The Real Reason Queen Elizabeth Chooses To Wear Such Bright Colors
Queen Elizabeth has her look down to a science. She’s rarely spotted without her signature Launer handbags, which she allegedly uses to subtly send messages to her team (via Reader’s Digest). For over 50 years, she’s turned to Anello & Davide for comfortable, practical shoes that work with her wardrobe (via Today). And that wardrobe is all about color.
Her monochromatic, bright outfit choices have long been noted for their individuality. After all, it’s not every day you see a monarch in a neon green outfit. But there’s a method to the apparent madness regarding the queen’s penchant for bright threads. In fact, it may not even be a personal style preference — although there’s certainly a practical reason why she dresses in such striking colors.
Sali Hughes, a U.K.-based journalist, took a deep dive into the queen’s closet in Our Rainbow Queen: A Tribute to Queen Elizabeth II and Her Colorful Wardrobe. “So much thought goes into it and nothing is an accident,” Hughes told Good Morning America. “If anyone thinks they’re overthinking the queen’s fashion, they’re not, because they would never be able to think about more than the queen and [royal dressmaker] Angela Kelly.”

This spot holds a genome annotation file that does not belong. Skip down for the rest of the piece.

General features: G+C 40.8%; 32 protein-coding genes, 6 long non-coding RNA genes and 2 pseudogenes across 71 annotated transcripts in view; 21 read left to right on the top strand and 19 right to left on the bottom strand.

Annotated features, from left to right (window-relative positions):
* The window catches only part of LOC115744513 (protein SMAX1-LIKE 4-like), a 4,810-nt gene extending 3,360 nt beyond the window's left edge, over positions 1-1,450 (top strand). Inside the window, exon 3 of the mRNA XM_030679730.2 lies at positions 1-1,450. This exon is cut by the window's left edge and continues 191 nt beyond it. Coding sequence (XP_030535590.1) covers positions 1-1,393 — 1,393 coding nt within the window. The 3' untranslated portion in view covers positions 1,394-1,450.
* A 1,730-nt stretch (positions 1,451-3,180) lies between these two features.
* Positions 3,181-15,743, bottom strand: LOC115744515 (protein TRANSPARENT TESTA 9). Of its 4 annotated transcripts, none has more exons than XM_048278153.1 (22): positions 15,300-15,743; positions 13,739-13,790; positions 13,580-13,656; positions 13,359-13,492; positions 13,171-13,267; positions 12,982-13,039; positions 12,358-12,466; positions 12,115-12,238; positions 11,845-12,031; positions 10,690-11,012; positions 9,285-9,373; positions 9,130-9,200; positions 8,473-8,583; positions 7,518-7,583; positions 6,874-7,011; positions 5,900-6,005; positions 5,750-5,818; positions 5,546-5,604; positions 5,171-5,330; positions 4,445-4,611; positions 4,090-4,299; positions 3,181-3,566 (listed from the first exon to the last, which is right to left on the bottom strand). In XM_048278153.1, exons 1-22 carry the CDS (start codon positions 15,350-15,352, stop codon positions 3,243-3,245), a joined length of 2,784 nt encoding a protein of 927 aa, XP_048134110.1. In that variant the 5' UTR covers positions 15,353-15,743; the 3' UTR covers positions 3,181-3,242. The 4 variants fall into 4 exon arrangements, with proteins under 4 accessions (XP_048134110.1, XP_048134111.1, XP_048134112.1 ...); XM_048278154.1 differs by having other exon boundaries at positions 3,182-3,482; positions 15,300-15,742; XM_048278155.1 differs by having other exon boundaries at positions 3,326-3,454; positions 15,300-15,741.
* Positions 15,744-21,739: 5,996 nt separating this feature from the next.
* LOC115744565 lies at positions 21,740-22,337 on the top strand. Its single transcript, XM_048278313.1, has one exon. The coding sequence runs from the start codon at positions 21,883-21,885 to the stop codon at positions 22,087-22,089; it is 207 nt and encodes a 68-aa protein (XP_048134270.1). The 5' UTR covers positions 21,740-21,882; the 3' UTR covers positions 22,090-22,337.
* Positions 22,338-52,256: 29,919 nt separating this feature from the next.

Bright colors make a big difference in a big crowd
Countess of Wessex and wife of Queen Elizabeth’s youngest son Prince Edward, Sophie, has spoken to the reason behind the monarch’s vibrant wardrobe. “She needs to stand out for people to be able to say ‘I saw the queen,'” she explained in the BBC documentary The Queen At 90. “Don’t forget that when she turns up somewhere, the crowds are two, three, four, 10, 15 deep, and someone wants to be able to say they saw a bit of the queen’s hat as she went past.”
If you’re wondering about the queen’s favorite color to wear, you’re not alone. In 2012, Vogue analyzed Queen Elizabeth’s wardrobe choices for one solid year. They found she wore blue to 29 percent of her engagements that year (via Daily Mail). Florals were the next most popular, making up 13 percent of the queen’s outfits. Green and cream tied for third, with 11 percent each.
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